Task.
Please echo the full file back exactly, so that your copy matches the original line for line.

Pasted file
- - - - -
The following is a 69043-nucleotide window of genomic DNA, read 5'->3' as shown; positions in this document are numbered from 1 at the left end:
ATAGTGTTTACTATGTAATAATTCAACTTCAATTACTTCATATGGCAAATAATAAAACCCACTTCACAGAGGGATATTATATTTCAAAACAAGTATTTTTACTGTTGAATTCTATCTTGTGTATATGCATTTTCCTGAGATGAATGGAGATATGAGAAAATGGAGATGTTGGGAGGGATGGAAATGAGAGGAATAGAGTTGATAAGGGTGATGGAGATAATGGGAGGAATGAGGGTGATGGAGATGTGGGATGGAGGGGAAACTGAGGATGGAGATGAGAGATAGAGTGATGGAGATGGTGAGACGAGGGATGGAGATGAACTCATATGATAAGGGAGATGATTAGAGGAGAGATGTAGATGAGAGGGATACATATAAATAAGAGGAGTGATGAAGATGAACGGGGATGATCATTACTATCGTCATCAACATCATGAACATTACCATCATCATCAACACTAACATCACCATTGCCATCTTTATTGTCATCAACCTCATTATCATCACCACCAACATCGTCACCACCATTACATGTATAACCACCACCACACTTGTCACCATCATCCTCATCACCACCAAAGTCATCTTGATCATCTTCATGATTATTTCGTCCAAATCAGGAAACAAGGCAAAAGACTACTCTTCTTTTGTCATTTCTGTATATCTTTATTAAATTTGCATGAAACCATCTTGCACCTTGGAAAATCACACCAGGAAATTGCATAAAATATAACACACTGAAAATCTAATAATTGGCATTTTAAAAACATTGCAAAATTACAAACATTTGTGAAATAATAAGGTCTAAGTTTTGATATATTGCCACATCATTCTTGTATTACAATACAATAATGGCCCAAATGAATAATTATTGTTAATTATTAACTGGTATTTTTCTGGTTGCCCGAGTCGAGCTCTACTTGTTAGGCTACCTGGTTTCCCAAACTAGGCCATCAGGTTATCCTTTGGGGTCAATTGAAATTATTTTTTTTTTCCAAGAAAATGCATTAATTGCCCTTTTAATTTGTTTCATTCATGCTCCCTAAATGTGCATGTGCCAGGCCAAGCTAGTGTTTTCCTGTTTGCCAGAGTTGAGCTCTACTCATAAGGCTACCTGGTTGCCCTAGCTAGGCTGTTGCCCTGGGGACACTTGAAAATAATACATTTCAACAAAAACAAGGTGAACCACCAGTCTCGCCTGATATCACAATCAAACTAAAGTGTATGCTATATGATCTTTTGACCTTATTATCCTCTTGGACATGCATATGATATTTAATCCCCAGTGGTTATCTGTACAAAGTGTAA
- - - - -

The following is a 69043-nucleotide window of genomic DNA, read 5'->3' as shown; positions in this document are numbered from 1 at the left end:
ATAGTGTTTACTATGTAATAATTCAACTTCAATTACTTCATATGGCAAATAATAAAACCCACTTCACAGAGGGATATTATATTTCAAAACAAGTATTTTTACTGTTGAATTCTATCTTGTGTATATGCATTTTCCTGAGATGAATGGAGATATGAGAAAATGGAGATGTTGGGAGGGATGGAAATGAGAGGAATAGAGTTGATAAGGGTGATGGAGATAATGGGAGGAATGAGGGTGATGGAGATGTGGGATGGAGGGGAAACTGAGGATGGAGATGAGAGATAGAGTGATGGAGATGGTGAGACGAGGGATGGAGATGAACTCATATGATAAGGGAGATGATTAGAGGAGAGATGTAGATGAGAGGGATACATATAAATAAGAGGAGTGATGAAGATGAACGGGGATGATCATTACTATCGTCATCAACATCATGAACATTACCATCATCATCAACACTAACATCACCATTGCCATCTTTATTGTCATCAACCTCATTATCATCACCACCAACATCGTCACCACCATTACATGTATAACCACCACCACACTTGTCACCATCATCCTCATCACCACCAAAGTCATCTTGATCATCTTCATGATTATTTCGTCCAAATCAGGAAACAAGGCAAAAGACTACTCTTCTTTTGTCATTTCTGTATATCTTTATTAAATTTGCATGAAACCATCTTGCACCTTGGAAAATCACACCAGGAAATTGCATAAAATATAACACACTGAAAATCTAATAATTGGCATTTTAAAAACATTGCAAAATTACAAACATTTGTGAAATAATAAGGTCTAAGTTTTGATATATTGCCACATCATTCTTGTATTACAATACAATAATGGCCCAAATGAATAATTATTGTTAATTATTAACTGGTATTTTTCTGGTTGCCCGAGTCGAGCTCTACTTGTTAGGCTACCTGGTTTCCCAAACTAGGCCATCAGGTTATCCTTTGGGGTCAATTGAAATTATTTTTTTTTTCCAAGAAAATGCATTAATTGCCCTTTTAATTTGTTTCATTCATGCTCCCTAAATGTGCATGTGCCAGGCCAAGCTAGTGTTTTCCTGTTTGCCAGAGTTGAGCTCTACTCATAAGGCTACCTGGTTGCCCTAGCTAGGCTGTTGCCCTGGGGACACTTGAAAATAATACATTTCAACAAAAACAAGGTGAACCACCAGTCTCGCCTGATATCACAATCAAACTAAAGTGTATGCTATATGATCTTTTGACCTTATTATCCTCTTGGACATGCATATGATATTTAATCCCCAGTGGTTATCTGTACAAAGTGTAA